H. H. Smith

From Ballarat and District Industrial Heritage Project
Revision as of 06:41, 12 March 2020 by Cgervaso (Talk | contribs)
(diff) ← Older revision | Latest revision (diff) | Newer revision → (diff)
Jump to: navigation, search
Letter from the Ballarat School of Mines Concerning training of Returned Soldiers, Federation University Historical Collection (Cat. No. 7773)
Dear Sir.
On the 25th February last my Council adopted a resolution to the effect that application from returned soldiers for free tuition at this school would be favorably considered. At the Council meeting held on Friday last, the 25th inst., the matter was further discussed and, at Colonel Bolton's suggestion, it was decided that it would be in the best interests of the movement, if application for admission were received through your association.
The undermentioned gentlemen were appointed as a sub-committee to receive such application and will be very pleased to interview any soldiers whom you would recommend as trainees.
Yours faithfully
Joseph A. Day
Sub committee:- Col. W.K. Bolton, Mr T. Hurley. Mr R. Stephenson, The Principal of the Science School (Mr C.E. Fenner), and the Principal of the Art School (Mr H. H. Smith)



Herbert H. Smith was born in 1875 and died in 1957.[1] He was an exhibitor and prizeman at the national Competition, South Kensington London, and a certified teacher with the Board of Education, London. [2]


In December 1905 Herbert H. Smith apointed to the Ballarat Gallery Art School. In 1907 the Ballarat East Art Classes held at the Public Library buildings were amalgamated with the Western Art School and trade classes under the Art Gallery Council and the directorship of H.H. Smith.

After a technological commission all Ballarat art schools were closed, and the Ballarat Technical Art School was created, with H.H. Smith as the Principal from from 1907 to 1940, and joint Principal of the Ballarat School of Mines from 1914-1916.[3]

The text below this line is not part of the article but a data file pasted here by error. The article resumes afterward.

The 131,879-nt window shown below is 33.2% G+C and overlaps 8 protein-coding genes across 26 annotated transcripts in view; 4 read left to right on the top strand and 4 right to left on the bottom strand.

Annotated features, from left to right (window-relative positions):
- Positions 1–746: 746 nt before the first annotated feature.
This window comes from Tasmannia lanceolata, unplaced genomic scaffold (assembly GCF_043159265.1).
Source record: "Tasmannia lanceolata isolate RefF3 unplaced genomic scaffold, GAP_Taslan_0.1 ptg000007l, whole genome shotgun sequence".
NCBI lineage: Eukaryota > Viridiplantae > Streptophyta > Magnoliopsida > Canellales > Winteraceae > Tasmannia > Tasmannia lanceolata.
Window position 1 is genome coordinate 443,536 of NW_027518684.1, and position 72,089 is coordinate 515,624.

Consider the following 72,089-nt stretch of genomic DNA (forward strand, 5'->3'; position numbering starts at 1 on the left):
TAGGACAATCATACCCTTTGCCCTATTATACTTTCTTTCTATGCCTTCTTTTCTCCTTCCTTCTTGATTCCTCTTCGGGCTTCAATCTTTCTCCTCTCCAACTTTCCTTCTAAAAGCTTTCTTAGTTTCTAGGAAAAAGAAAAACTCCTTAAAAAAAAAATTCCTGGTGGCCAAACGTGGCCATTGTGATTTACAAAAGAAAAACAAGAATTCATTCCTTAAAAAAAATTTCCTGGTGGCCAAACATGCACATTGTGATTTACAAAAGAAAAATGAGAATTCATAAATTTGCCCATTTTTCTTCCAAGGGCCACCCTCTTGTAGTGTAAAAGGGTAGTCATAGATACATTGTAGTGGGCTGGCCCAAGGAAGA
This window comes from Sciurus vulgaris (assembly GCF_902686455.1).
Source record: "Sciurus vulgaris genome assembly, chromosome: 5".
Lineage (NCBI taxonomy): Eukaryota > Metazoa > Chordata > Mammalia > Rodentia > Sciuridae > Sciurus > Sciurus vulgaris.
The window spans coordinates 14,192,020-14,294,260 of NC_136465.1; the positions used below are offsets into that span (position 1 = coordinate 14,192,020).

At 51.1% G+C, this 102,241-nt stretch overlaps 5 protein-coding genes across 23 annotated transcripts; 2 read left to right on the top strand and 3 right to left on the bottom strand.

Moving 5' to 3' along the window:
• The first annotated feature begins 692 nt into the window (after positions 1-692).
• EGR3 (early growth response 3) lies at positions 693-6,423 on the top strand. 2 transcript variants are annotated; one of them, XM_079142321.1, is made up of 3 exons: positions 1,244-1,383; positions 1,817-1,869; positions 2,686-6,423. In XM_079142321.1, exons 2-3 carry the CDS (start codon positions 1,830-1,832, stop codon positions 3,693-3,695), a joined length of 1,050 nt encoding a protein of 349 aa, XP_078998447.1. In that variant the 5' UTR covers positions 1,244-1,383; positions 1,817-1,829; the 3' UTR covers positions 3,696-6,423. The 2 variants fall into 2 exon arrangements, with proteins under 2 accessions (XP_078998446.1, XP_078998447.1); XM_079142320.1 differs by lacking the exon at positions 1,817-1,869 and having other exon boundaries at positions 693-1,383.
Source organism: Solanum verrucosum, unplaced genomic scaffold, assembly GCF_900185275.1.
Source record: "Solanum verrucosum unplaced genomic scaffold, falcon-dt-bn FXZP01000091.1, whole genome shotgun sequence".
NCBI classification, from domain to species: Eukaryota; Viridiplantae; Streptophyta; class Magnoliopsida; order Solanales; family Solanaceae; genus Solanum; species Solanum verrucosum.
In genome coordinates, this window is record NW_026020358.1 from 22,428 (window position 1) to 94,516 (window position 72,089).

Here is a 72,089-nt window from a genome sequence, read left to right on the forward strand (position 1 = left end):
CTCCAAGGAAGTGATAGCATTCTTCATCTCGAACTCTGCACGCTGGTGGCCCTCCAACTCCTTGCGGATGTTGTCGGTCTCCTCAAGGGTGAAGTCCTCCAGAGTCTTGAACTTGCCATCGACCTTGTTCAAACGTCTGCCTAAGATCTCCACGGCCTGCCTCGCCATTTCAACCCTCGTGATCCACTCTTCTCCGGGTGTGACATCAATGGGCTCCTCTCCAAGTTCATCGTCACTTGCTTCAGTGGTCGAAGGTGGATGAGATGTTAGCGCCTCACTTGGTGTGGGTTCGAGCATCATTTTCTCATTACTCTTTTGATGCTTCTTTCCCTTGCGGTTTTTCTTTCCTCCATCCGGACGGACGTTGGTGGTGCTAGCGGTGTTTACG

More than 100 old students, teachers and others associated with the Ballarat Technical Art School assembled at a gathering at the Alexandria on Saturday night in honor of Mr. H. H. Smith, who has retired from the school after 35 years as principal. Mr. D. Johnston, acting principal, and a former student, handed over a portrait in oils of Mr. Smith painted by Mrs. Amalie Colquhoun, of Melbourne, another former student, who was also among the visitors. The portrait will be hung in the Ballarat Fine Art Gallery.[4]

Ballarat Arch of Victory

To the Editor of The Star.
Sir. — May I direct the attention of the public to the following facts in connection with the designs for the entrance to the Soldiers Avenue of Honor. Designs for this were publicly called through the Melbourne and the Ballarat press. As a result, ten designs were sent in and two of Melbourne's prominent architectsj Messrs. Drummond and Campbell, of the Victorian Institute of Architects, were ask ed to adjudicate and did so, awarding the first prize for an eminently suitable design, simple and dignified, to Mr. H. H. Smith, Principal of the Ballarat Technical Art School. Then, mirabile diotu, Lucas themselves suddenly developed into art critics, and capsized this adjudication, and the authorities in that establishment an nounced that the vote of the girls would be the deciding factor. The absolute inference, that this was an insult to the eminent architects chosen to make the award, evidently did not appeal. Some of the girls went ahead and ad judicated, deciding against the prize winner, and, although it seems scarcely credible, the press informs the public that the final decision is to rest with the girls. One hopes that this is not authentic, and, while one can not deny the splendid work done in the cause of patriotism by the employees of Lucas', it is sheer effrontery on their part to pose as art critics in globo, to the ignoring of the two men whom they themselves requested to do the adjudication. It would be interesting; to learn from Lucas' what was the motive of such an action,— Yours etc., NON COMPETITOR.[5]

Also See

Ballarat Technical Art School

Amalie Feild (later Colquhoun)

World War One


  1. Perry, Warren, The School of Mines and Industries, Ballarat, Ballarat School of Mines, Ballarat, 1984.
  2. Ballarat School of Mines Technical And Trade Schools Prospectus for Year 1908. Federation University Historical Collection (Cat. No. 3071)
  3. Perry, Warren, The School of Mines and Industries, Ballarat, Ballarat School of Mines, Ballarat, 1984.
  4. The Age, 08 April 1940.
  5. Ballarat Star, 25 November 1918.

--Clare K.Gervasoni 22:58, 30 March 2015 (AEDT); --Clare K.Gervasoni 20:41, 2 December 2017 (AEDT)

Personal tools